Did you do any skating while you were there?
On the last day, we skated at the park Tsuyoshi is building behind his shop. He builds people bowls at their houses, so at his shop he’s got all these different concrete tests, like a piece here and piece there, that you can skate. He’s got all these kids who hang out there and skate, but they’re learning to build, too. It’s insane. The kids in his scene are very much into old school skating. They were doing all these Dogtown-style tricks. Like all the kids there can do laybacks and stuff.

Like time stopped.
Yeah, like a tunnel from the ’80s skate scene straight to Japan. All of it—the music, the culture that goes with that kind of skating—went straight to his little town. I mean, I feel like I’m a minority over here, but you go over there and it’s normal. People are into it, and there’s a lot of them. It was crazy.

What’s up with the photo of the kid with bloody head?
That was after our show in Kanazawa. They have these late-night restaurants called izakayas, these like bar-restaurants where you can get your own room and you order what you want off a TV with a remote control. We were in there for about an hour or two with Tsuyoshi, who’s in his 40s, one of his team captains from another city, and all these kids who were probably like 20 or 22 years old. There was maybe ten of ’em, and they’re all obviously talking in Japanese and we’re just sitting there smiling because we have no idea what’s going on and we’re just bugging out on how insane of a place this is.

At one point, one of the kids gets so drunk that he falls off his stool and passes out on the floor. But nobody even acts like it happened, like it was no big deal. Which was weird, you know? A few minutes later, we get up to leave and someone wakes the kid up. So I kind of helped him up and had my arm around him, like, “Are you alright, man?” I was kind of holding him up. So I look over and the team captain is behind us kind of raising his umbrella toward the kid’s head, like he was gonna knight him or something.

He was lining up his shot.
Yeah! I thought he was just joking at first. Then I realized his umbrella’s handle is a golf club—it has a mallet on the end. So he whacks the kid right on the head and blood just starts pouring out. I didn’t even realize what had happened at first, but then I saw a piece of his scalp sticking up. Then the kid leans over and blood just starts going all over the floor in the restaurant. Everybody with us just kinda laughed, but the kid didn’t even flinch. He showed no pain. I think he even smiled. I mean, whatever, he was drunk, so maybe it didn’t register. But he just put his hat back on over his bloody head and we walked out. We were hanging around outside afterward, and nobody said anything about it.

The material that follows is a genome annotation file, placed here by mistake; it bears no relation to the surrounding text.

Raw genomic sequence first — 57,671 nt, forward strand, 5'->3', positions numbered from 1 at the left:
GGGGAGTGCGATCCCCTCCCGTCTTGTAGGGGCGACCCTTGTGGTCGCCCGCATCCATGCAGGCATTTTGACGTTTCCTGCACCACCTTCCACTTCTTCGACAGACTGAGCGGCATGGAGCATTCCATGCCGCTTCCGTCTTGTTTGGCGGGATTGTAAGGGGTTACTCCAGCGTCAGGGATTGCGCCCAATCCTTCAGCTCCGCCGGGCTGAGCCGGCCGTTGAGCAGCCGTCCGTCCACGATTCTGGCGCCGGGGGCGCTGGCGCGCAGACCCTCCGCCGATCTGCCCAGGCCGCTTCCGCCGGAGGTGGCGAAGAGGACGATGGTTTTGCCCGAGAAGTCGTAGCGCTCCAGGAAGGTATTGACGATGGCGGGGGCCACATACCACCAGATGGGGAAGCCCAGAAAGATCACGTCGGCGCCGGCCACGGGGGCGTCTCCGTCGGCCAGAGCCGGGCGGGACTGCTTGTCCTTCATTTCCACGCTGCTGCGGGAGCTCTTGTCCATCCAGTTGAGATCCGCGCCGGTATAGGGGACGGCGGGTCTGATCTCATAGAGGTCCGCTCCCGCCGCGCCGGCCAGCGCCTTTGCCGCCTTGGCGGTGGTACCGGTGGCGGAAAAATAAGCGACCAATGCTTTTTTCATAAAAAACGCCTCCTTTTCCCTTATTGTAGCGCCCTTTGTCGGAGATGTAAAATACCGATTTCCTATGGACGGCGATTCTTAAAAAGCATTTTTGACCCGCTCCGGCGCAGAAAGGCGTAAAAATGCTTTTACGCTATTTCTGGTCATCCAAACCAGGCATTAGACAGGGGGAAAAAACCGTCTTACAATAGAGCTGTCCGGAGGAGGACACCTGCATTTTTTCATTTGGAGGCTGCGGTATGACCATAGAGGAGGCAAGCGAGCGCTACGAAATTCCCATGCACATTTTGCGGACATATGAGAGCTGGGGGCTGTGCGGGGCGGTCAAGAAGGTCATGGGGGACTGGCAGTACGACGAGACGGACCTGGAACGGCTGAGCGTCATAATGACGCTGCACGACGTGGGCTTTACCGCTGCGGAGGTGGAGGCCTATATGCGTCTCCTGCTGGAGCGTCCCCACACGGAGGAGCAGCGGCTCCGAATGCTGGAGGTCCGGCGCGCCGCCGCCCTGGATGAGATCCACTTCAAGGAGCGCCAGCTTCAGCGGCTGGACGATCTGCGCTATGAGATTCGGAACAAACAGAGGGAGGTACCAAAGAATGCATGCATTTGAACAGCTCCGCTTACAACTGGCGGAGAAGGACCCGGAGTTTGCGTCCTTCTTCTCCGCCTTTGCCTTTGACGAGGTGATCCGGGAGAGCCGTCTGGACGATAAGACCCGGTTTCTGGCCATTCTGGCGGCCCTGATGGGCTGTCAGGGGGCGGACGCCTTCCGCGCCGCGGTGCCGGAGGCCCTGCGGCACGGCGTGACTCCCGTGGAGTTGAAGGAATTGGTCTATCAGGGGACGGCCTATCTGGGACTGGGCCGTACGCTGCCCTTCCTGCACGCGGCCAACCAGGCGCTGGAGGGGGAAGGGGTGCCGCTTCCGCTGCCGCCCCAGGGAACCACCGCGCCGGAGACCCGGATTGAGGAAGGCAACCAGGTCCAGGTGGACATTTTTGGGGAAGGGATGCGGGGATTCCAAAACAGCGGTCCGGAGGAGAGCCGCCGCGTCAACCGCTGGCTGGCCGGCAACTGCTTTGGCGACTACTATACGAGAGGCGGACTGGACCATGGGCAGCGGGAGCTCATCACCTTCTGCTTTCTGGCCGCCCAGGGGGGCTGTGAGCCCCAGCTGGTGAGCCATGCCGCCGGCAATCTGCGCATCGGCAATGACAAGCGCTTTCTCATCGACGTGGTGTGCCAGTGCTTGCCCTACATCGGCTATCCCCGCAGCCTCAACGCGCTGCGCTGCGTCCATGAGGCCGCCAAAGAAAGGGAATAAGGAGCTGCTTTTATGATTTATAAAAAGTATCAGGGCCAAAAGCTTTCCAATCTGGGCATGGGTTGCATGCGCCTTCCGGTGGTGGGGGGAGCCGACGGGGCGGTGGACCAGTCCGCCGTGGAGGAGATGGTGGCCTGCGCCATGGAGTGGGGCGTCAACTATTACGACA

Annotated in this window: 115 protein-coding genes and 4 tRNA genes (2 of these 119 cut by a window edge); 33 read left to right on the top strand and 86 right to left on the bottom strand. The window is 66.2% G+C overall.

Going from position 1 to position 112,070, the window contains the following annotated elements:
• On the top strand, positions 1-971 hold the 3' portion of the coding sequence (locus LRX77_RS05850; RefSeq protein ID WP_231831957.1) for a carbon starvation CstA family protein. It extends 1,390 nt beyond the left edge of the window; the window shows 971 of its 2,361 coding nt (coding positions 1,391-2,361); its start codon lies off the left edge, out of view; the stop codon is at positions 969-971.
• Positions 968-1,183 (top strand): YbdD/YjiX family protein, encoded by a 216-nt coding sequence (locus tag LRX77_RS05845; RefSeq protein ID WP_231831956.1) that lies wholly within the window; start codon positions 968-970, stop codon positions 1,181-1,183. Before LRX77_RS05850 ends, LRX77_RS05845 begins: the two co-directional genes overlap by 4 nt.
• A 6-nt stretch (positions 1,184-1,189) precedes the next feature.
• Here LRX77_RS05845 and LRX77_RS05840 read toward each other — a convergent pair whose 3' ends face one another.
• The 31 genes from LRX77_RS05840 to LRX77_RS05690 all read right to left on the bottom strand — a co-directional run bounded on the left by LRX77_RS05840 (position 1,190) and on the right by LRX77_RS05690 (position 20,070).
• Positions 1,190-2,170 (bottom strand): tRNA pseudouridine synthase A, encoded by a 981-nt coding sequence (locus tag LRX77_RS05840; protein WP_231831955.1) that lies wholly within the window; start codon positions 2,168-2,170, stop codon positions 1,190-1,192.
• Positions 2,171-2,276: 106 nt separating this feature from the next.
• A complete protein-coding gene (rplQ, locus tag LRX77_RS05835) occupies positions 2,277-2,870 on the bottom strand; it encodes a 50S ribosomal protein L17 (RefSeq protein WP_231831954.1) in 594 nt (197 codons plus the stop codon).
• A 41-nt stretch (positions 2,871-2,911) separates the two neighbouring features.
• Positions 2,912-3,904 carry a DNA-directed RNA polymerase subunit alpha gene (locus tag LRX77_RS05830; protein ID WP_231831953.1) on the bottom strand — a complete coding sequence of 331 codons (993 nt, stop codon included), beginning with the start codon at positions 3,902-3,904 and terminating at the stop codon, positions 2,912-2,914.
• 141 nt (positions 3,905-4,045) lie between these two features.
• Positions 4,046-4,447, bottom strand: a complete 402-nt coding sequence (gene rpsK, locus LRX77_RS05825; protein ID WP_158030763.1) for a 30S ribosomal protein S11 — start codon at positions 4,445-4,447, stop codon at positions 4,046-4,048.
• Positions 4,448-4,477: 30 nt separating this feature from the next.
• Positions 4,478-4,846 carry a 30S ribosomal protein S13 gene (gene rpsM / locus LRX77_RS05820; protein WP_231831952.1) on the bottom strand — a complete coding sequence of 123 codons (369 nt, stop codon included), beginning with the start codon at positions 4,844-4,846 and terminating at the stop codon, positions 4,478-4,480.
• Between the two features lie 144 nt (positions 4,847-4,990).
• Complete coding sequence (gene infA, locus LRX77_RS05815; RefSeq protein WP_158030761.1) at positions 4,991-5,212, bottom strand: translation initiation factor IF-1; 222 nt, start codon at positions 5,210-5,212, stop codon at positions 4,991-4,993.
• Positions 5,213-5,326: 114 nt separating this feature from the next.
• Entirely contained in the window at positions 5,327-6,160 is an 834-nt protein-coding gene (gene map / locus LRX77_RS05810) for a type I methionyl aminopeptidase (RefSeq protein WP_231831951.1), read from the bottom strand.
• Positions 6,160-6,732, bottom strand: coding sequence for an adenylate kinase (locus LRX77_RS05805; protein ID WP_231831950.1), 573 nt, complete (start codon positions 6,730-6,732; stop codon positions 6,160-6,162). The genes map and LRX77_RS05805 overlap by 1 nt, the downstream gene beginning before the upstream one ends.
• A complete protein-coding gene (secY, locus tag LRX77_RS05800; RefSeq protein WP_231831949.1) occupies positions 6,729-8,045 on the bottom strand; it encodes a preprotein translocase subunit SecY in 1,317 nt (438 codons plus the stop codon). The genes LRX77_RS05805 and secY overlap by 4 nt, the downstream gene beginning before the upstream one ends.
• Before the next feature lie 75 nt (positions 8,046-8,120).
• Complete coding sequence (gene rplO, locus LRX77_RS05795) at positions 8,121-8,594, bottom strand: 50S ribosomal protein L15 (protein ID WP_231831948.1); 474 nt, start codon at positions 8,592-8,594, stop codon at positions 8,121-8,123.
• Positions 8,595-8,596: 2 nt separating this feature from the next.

Did anyone from the restaurant say anything?
I don’t even know if they noticed. We were kinda halfway out the door when it happened, anyway, and there were so many of us. But nobody asked if he was okay or anything. Nobody even paid any attention to him. The vibe I got was that it was a weird, fucked-up honor thing. Like the kid would even further dishonor them if he showed any suffering. It kinda made me really sick, man. When I went to bed that night, I was really bummed out that I didn’t say something or do something. But it wasn’t really my place. I was just blown away by how normal it was to everyone, the careless violence.

What else did you do over there?
Tsuyoshi took us to a 300-year old sake brewery. It’s been in the same family forever and the rice is grown right there. They have an intense dedication to tradition. We put on these full bodysuits and walked through. They’re playing classical music in there, but one of the guys who worked there asked for our CD so they could play it while we tasted the sake. We knew that was gonna go bad, but we gave him one.

Do you think the tour went so well because Venice skate/punk culture is so revered by some of the kids over there?
I think that’s what it is. We’re like this fantasy of theirs, carrying California skate history and punk and metal on our backs. It makes us seem way bigger to them than we are. There were kids showing up in Dogtown shirts from Venice Originals, which is the skate shop right at the beach. That’s another thing—no matter where we go, if someone at our show has been to Venice, they’ve got to tell us. It’s super cool, actually. People are really enamored with it. Venice is romanticized around the world, even though it’s this total yuppie paradise now that’s pushed out a lot of the creative people and interesting weirdos. It’s totally different now, but people know the history and have their fantasy of it, so they love it. And so do we.

J. Bennett used to be an editor at the skate media conglomerate TransWorld. Which seems weird even to him.